within easy reach. Picking up his pistols again, he checked to ensure
the safeties were off, and rested his forearms on the edge of the
console. He focused on breathing slowly and deeply. He was ready.
“The Emperor protects,” one of the crewmen said in the silence. There
were a few quiet replies and murmurs as each man prepared himself for
their last stand.
It didn’t take long. They could hear noises outside the door, and
every man raised his weapons. The door flared red hot, the paint
blackening and blistering. Pierce felt its heat on his face and hands.
The door went from orange to white, and then slumped into a molten
pool, tiny bits of metal and paints burning into ash. No one waited to
see a target. Nine laspistols opened fire, sending red pulses into the
smoke. Streaming bursts of blue light answered.
pulled the trigger of his two pistols in sequence, steadily and
repeatedly. He could see the distorted shapes moving in the smoke, and
aimed at the center of mass. His shots flashed as they connected; he
knew he was hitting his targets, but it was hard to tell if they even
noticed. He was unaware of most of the action around him, but his men
were putting up a fight, and dying.
twenty shots from each pistol, the power cells were empty. He dropped
the left pistol and thumbed the release on the right one, and its power
cell fell to the floor. His left hand had already retrieved another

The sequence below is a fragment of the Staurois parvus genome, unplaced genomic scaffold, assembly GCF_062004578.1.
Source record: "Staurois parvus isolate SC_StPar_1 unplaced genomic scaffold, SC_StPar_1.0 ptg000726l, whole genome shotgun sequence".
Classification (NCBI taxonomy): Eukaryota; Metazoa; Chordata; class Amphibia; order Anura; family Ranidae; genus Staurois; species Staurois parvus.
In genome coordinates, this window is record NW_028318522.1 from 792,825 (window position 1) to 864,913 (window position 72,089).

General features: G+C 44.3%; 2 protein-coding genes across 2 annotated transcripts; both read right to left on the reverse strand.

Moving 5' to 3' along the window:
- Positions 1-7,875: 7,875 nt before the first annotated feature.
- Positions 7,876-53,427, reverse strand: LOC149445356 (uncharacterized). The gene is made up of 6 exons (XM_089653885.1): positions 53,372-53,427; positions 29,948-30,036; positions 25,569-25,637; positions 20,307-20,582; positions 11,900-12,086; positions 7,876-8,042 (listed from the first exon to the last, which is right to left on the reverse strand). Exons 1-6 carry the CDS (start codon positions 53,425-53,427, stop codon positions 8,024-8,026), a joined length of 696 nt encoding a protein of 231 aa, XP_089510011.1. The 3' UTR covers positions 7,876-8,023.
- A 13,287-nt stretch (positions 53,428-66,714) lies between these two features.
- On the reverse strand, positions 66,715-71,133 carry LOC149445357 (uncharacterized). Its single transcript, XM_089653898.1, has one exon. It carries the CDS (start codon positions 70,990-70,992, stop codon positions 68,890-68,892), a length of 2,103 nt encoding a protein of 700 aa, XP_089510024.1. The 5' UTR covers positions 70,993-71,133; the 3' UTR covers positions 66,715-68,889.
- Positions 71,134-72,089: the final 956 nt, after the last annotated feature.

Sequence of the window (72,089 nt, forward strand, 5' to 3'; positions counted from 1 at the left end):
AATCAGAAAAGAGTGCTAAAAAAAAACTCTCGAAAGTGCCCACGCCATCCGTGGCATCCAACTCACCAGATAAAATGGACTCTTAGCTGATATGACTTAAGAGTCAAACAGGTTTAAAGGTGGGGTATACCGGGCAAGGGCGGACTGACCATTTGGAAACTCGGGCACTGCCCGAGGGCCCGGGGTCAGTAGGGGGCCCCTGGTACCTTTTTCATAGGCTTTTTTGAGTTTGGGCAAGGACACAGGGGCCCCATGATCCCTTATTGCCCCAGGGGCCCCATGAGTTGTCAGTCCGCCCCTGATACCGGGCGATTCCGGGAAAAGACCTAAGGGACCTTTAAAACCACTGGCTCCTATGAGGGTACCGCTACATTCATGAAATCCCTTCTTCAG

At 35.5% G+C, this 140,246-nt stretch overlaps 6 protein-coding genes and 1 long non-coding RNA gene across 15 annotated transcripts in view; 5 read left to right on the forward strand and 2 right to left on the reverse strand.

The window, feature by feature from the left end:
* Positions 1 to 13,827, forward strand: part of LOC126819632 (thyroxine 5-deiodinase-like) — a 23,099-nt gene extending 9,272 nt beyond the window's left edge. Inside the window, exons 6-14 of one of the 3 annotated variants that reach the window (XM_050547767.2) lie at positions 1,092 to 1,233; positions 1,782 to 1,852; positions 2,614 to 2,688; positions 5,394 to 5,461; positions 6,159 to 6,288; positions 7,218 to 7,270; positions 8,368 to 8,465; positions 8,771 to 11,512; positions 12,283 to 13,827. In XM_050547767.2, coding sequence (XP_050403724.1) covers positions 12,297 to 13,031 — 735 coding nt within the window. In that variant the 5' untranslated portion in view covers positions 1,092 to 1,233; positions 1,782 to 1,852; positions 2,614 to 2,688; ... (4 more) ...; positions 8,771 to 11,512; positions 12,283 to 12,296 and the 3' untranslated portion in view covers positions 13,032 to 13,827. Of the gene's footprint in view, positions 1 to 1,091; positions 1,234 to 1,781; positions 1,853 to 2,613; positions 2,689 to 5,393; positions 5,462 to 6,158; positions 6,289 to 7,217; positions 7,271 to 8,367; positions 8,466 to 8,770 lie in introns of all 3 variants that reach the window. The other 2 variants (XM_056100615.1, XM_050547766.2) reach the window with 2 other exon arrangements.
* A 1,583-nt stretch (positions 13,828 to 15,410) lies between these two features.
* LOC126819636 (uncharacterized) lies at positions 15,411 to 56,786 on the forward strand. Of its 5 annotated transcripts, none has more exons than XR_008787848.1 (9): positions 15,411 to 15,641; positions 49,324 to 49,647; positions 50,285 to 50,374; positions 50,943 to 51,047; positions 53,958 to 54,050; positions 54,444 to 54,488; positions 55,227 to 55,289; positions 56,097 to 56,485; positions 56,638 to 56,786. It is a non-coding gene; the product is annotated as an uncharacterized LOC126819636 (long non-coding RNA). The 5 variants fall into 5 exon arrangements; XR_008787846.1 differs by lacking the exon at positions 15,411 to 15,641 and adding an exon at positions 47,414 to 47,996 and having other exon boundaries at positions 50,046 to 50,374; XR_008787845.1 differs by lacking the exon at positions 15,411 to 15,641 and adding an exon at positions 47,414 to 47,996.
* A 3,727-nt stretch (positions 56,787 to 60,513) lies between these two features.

one, and he slapped it home. He brought the laspistol back on target
and was firing again in less than three seconds.
When it came, the end was quick.
A burst hit the console in front of Pierce, causing him to stagger back
and into the open. A follow-up burst stitched diagonally across his
body, hitting his kneecap, chest, right forearm. The pistol flew from
his grip. He fell down with a thud, slamming into the console behind
him and cracking his head against the metal. He sat dazed as discrete
bursts of firing lasted another few seconds and then went silent.
distorted shape moved in front of him and shimmered, then solidified
into dark suit of battle armor. Its right arm consisted of an integral
multi-barreled burst cannon, the muzzle smoking. The battlesuit’s large
helmet covered the front of the torso in addition to the head. The
unblinking optics on its faceplate aligned on him, and the suit took a
knee in front of him, a startlingly human gesture.
The suit regarded him dispassionately for a moment. Pierce looked back, feeling nothing.
His final thought was the recognition of his enemy.